University of Queensland

Legal Office
Right to Information and Privacy Office

Oct 2010

Privacy Bites Newsletter

Privacy It's Everybody's Business

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Welcome to the second edition of Privacy Bites, the newsletter of the Right to Information and Privacy Office. The first Privacy Bites edition focused on the general obligations imposed on the University under the Information Privacy Act 2009. This edition will look closely at the requirements for collection of personal information.  

Focus on…..
collection of personal information

As an educational institution, the University of Queensland obtains personal information from a wide range of people including:

  • prospective and current students;
  • prospective and current staff, both academic and general;
  • Alumni; and
  • members of the public who wish to use UQ facilities.

In obtaining this information, the University is subject to Information Privacy Principles 1-3 of the Information Privacy Act 2009 (Qld).

What does it mean to “collect” information?

In general, the University will be considered to have collected personal information when it has acquired it in some way. This includes:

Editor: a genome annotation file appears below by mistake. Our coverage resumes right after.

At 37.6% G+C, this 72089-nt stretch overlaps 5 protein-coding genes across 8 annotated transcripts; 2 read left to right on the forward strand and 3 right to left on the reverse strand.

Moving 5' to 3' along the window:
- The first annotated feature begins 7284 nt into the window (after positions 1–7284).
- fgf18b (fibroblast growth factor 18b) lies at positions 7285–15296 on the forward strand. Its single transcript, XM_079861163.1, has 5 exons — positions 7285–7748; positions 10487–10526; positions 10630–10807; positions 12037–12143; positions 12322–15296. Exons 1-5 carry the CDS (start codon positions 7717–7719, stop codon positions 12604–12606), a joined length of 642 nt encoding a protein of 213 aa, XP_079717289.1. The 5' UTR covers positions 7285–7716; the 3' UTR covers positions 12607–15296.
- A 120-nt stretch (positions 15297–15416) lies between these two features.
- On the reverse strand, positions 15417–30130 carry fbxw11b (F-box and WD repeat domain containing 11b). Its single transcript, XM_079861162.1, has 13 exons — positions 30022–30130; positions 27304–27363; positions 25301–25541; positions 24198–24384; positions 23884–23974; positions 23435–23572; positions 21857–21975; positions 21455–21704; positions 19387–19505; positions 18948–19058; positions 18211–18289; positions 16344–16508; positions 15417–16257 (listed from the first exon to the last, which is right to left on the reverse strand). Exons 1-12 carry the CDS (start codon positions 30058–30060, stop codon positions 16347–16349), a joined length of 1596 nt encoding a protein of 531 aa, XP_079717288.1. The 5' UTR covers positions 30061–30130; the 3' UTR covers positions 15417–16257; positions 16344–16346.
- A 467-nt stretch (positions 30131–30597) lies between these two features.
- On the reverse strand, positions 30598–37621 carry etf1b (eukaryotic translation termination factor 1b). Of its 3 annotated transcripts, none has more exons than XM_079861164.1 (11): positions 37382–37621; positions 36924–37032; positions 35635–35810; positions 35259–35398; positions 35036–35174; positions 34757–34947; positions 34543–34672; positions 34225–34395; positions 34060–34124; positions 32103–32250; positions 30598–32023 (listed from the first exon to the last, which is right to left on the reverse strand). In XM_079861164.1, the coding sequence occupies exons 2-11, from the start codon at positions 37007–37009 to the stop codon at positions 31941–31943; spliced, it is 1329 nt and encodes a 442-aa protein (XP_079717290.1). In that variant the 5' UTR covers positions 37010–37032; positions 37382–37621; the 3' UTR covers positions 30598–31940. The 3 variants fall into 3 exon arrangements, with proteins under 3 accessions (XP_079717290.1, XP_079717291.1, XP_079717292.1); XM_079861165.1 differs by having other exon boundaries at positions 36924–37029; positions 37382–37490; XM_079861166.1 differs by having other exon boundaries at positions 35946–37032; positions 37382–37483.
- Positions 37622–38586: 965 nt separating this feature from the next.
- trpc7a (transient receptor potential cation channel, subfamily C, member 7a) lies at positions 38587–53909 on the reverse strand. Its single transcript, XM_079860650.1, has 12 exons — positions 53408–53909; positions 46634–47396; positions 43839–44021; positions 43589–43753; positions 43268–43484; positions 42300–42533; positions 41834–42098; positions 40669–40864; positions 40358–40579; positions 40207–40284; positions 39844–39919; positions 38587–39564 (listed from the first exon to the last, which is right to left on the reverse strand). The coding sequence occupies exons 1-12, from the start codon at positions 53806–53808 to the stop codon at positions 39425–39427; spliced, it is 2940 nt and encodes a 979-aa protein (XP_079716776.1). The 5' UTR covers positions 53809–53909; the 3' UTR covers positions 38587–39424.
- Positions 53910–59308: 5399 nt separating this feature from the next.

• asking someone to fill in a form;
  • monitoring email communications and internet usage;
  • audio and video recording of sounds and images (including Closed Circuit Television);
  • receipt of information from a third party (e.g. another educational institution).

Rule 1 – only collect what you need.

There are two aspects to this rule. Firstly, the collection of information must be for a lawful purpose directly related to the functions of the University. Secondly, only information which is necessary for the function at hand is to be collected. Information which is not needed for the immediate function cannot be collected simply on the basis that it could be useful at some later time.